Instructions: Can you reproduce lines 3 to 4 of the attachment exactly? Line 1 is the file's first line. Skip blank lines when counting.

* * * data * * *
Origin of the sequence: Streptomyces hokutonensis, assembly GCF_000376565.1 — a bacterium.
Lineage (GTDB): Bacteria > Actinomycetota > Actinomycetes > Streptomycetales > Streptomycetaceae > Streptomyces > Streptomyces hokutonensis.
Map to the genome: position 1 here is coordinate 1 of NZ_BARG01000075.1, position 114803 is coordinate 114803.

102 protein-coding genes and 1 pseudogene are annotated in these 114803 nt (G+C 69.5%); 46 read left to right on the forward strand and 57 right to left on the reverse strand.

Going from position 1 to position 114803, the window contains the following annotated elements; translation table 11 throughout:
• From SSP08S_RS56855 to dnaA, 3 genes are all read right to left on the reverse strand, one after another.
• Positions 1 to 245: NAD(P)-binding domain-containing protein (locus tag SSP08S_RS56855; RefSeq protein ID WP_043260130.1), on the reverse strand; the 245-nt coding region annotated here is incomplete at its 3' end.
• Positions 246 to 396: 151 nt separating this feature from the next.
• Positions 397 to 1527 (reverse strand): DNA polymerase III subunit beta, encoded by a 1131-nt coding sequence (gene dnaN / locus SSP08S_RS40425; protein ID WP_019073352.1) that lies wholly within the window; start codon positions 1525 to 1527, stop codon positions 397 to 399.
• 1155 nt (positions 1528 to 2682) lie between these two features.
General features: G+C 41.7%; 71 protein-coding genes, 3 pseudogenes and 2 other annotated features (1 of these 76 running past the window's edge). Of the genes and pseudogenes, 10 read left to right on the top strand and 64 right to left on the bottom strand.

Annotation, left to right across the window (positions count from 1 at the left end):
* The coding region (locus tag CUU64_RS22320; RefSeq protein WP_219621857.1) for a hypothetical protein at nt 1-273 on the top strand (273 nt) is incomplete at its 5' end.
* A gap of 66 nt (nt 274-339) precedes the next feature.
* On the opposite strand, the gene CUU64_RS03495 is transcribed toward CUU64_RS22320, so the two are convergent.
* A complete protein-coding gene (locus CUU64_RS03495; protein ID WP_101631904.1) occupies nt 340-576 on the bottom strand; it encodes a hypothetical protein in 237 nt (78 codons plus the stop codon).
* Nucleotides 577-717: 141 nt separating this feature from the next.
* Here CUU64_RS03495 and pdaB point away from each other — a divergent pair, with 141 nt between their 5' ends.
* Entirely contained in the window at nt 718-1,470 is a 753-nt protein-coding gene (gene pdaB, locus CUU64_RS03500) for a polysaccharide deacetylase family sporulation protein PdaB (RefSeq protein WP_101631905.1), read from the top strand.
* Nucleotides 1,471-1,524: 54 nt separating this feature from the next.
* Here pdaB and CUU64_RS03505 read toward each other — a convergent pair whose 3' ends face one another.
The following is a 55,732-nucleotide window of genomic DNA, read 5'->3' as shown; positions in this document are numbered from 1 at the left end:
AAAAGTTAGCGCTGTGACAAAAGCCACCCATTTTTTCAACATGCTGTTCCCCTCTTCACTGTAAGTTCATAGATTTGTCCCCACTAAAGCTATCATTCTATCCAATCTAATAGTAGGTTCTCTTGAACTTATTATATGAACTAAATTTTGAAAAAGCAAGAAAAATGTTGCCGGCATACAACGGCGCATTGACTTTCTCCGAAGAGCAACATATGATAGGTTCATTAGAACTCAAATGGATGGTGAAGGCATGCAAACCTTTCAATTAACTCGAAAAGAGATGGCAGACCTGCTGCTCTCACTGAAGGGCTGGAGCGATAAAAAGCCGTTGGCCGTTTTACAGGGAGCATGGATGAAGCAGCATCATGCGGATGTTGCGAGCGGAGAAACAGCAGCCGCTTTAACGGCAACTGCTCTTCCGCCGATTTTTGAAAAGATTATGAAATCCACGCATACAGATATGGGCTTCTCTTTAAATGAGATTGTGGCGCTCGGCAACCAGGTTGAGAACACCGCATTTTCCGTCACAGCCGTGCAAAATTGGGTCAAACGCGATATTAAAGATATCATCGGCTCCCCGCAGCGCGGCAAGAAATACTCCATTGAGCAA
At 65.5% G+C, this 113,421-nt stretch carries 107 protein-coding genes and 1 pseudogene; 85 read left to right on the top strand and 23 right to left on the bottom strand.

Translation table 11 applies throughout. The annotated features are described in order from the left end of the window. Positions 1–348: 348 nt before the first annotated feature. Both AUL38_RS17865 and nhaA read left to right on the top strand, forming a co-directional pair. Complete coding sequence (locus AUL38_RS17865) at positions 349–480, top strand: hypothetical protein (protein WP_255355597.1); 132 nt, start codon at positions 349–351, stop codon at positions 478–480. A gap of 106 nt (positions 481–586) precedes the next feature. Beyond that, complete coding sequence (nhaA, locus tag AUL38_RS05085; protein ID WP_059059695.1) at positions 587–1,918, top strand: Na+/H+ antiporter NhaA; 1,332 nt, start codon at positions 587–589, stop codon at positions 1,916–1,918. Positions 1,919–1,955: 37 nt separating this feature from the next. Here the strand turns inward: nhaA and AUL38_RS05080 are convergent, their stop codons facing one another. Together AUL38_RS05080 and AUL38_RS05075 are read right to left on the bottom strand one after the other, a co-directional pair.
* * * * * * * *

Map to the genome: position 1 here is coordinate 1 of NZ_BARG01000075.1, position 114803 is coordinate 114803.

102 protein-coding genes and 1 pseudogene are annotated in these 114803 nt (G+C 69.5%); 46 read left to right on the forward strand and 57 right to left on the reverse strand.